In the case of Wi-Fi, this is also very good. First of all, it is worth noting the presence of the Wi-Fi 6 standard, so the achieved speeds can be clearly higher than the much more common Wi-Fi 5. Naturally, this does not matter in the context of working with an LTE modem, which does not guarantee adequate bandwidth.

Let me remind you that ASUS 4G-AX56 has three non-removable antennas, but it uses MU-MIMO 2×2 technology. It is thanks to this technology that the Wi-Fi signal could easily reach anywhere in the apartment. There were no dead spots, the router delivered the signal steadily, and I could work without interruption. This is important in a metropolitan area, because there are many network devices in a multi-story building, where the signal from different routers covers each other.

The tested ASUS 4G-AX56 seemed to know no barriers. It is not afraid of various obstacles in the form of reinforced concrete walls or jumpers. The test results, especially in the 5 GHz band, were sometimes really pleasantly surprising.

And in 2.4 GHz mode, the signal was stable, although the speeds are not so high here, because there are practically no free channels left in my house. But all connected devices received a stable signal. I could easily run video content in 4K on my KIVI TV, work on an article or review, and at the same time my family could easily communicate on social networks or play on a game console.

Read also: ASUS ZenWiFi Pro ET12 Review: Powerful Mesh System

LTE connection quality

ASUS has relied on the LTE Cat. 6 model, which is certainly a disadvantage in the 5G era, although looking at the existing infrastructure, some compromises need to be taken into account, especially given that 5G is not available everywhere.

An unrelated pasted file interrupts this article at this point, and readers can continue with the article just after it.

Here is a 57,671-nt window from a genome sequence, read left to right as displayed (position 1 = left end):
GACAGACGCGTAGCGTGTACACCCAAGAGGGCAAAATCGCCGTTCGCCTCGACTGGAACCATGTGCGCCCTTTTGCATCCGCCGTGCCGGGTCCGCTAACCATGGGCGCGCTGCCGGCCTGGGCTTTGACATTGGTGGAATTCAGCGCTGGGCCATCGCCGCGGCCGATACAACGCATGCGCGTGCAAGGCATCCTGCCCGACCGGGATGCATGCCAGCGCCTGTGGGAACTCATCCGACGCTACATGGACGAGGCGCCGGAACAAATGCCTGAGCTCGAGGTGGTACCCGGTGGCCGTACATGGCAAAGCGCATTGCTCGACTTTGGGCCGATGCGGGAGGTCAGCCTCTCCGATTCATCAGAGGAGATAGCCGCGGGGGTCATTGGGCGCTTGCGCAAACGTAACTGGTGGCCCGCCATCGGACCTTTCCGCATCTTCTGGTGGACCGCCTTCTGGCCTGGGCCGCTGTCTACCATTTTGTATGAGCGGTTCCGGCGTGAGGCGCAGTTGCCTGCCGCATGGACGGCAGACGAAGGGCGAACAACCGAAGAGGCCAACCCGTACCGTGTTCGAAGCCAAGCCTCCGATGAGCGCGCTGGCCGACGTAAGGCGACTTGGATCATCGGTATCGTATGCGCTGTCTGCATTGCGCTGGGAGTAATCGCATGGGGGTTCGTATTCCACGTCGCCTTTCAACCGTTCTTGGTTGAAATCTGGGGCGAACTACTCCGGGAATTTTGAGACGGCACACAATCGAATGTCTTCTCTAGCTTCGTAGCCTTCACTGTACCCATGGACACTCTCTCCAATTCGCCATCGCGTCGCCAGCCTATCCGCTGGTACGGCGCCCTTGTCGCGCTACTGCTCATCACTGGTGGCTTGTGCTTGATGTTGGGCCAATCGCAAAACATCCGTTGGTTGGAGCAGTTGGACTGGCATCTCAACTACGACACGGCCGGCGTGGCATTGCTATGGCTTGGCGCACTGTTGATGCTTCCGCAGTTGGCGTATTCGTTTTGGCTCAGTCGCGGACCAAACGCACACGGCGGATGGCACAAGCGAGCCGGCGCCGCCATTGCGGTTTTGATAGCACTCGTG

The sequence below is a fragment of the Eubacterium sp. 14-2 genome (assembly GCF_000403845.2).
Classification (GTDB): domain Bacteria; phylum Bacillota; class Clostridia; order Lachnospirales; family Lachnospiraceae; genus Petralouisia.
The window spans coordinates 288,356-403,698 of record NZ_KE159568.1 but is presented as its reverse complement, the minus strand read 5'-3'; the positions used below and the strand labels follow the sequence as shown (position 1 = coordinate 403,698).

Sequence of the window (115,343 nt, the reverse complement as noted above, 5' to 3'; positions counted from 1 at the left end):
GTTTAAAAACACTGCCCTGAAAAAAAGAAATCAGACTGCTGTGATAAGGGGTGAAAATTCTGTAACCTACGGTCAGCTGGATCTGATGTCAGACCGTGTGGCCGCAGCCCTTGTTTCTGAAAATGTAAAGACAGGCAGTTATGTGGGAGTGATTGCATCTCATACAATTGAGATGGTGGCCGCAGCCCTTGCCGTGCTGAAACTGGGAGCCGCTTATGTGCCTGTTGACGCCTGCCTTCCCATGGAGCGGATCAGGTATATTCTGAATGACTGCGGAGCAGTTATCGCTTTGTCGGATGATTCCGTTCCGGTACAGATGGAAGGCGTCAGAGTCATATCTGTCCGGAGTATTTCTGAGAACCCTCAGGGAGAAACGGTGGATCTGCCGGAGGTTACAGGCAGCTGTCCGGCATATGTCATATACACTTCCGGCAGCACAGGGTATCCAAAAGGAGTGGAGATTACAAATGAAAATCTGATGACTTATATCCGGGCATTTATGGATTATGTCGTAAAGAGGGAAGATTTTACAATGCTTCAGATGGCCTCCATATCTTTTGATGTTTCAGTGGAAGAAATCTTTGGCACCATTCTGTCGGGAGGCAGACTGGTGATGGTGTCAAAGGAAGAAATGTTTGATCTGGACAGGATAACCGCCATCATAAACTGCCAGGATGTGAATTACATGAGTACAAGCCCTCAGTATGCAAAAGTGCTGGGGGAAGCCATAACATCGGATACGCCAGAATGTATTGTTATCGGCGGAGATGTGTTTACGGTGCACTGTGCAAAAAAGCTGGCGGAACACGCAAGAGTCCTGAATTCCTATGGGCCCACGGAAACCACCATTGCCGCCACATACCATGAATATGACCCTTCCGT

Another rather specific solution is the division of antennas into indoor and outdoor. This means that we have to choose the right place for the router so that it is within a sufficiently strong LTE signal range and at the same time guarantees a Wi-Fi network.

But are there any big problems with this? It turns out not, because you already know the capabilities of the router, and in the case of LTE, you can also count on good results. The equipment does not have any special problems with receiving a powerful LTE signal, and this leads to quite satisfactory results.

Power consumption

ASUS 4G-AX56 has a declared power consumption of just under 7 watts, which is practically confirmed by the actual result. Of course, power consumption under load when working with multiple devices may increase slightly. But even at full load, it remains below 10 watts.

Read also: ASUS Vivobook Pro 16X OLED (N7600) review: 16-inch laptop with OLED screen


The ASUS 4G-AX56 is definitely a good Wi-Fi 6 and LTE router. I liked the tested router, in particular, because of its wide configuration options, functionality, very fast Wi-Fi 6 and LTE, and one of the best mobile apps. These features make it an exceptionally good deal in its price segment.

Of course, we can mention that it lacks support for a 160 MHz channel, but this does not significantly affect the signal strength, quality, and stability.

For a fairly reasonable price, you get a very decent piece of hardware that additionally stands out from the competition in terms of stability and configuration options. Like many other ASUS routers, the 4G-AX56 has an impressive list of advanced features that will be useful to many users, especially 4G LTE support. If these features are important to you, then this model is definitely worth recommending, even if its price is higher than your initial budget.


  • interesting modern design
  • quality of materials and assembly
  • performance with support for Wi-Fi 6 and 4G LTE
  • excellent security tools and parental control
  • convenient ASUS Router mobile application
  • uninterrupted operation of all communication modules
  • The app, and especially the web interface, is multifunctional and easy to use.


  • non-removable antennas
  • lack of USB connectors and Mesh support
  • lack of support for 160 MHz channel bandwidth.

Yuri Svitlyk

Son of the Carpathian Mountains, unrecognized genius of mathematics, Microsoft "lawyer", practical altruist, levopravosek